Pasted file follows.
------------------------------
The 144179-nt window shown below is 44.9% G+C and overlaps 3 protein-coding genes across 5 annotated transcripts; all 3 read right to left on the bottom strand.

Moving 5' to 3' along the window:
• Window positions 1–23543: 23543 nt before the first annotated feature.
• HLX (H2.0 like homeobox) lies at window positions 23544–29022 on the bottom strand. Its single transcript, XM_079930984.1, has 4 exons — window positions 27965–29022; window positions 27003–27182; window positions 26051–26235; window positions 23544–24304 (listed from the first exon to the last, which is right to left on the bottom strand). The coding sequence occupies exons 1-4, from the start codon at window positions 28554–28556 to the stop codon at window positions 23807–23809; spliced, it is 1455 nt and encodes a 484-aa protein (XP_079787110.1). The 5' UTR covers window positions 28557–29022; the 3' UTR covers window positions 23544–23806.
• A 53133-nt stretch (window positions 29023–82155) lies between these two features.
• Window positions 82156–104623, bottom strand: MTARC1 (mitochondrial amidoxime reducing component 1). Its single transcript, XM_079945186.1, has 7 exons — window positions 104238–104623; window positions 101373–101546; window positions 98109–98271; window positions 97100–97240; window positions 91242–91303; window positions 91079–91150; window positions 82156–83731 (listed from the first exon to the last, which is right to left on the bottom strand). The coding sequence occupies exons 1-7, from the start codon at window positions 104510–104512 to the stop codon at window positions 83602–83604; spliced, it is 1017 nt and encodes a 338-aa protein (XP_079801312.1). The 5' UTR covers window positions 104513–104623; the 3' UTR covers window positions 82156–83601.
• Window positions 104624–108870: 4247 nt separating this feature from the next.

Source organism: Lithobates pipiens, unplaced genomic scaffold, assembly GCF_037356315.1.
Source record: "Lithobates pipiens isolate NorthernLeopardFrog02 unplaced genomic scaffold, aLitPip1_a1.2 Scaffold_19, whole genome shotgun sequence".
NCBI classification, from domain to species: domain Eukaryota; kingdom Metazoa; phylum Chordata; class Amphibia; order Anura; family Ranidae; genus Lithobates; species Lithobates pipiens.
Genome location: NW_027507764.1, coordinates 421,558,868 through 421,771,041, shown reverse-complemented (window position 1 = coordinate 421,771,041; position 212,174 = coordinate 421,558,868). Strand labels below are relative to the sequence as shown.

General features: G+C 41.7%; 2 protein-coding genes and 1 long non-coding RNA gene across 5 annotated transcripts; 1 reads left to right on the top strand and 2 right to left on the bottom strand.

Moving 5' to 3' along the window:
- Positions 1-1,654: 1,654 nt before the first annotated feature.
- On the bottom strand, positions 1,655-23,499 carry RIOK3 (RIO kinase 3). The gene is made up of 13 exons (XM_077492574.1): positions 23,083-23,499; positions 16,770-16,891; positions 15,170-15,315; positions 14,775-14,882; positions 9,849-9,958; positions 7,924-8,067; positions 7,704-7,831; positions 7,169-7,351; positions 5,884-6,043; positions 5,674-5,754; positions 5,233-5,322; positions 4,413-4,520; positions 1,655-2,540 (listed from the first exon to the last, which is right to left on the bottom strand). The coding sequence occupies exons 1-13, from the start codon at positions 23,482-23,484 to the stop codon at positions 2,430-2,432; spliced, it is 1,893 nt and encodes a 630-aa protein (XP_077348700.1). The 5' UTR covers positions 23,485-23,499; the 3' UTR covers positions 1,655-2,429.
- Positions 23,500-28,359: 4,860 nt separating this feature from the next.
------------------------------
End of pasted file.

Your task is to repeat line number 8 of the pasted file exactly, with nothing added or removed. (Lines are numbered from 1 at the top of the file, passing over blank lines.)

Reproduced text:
Source organism: Lithobates pipiens, unplaced genomic scaffold, assembly GCF_037356315.1.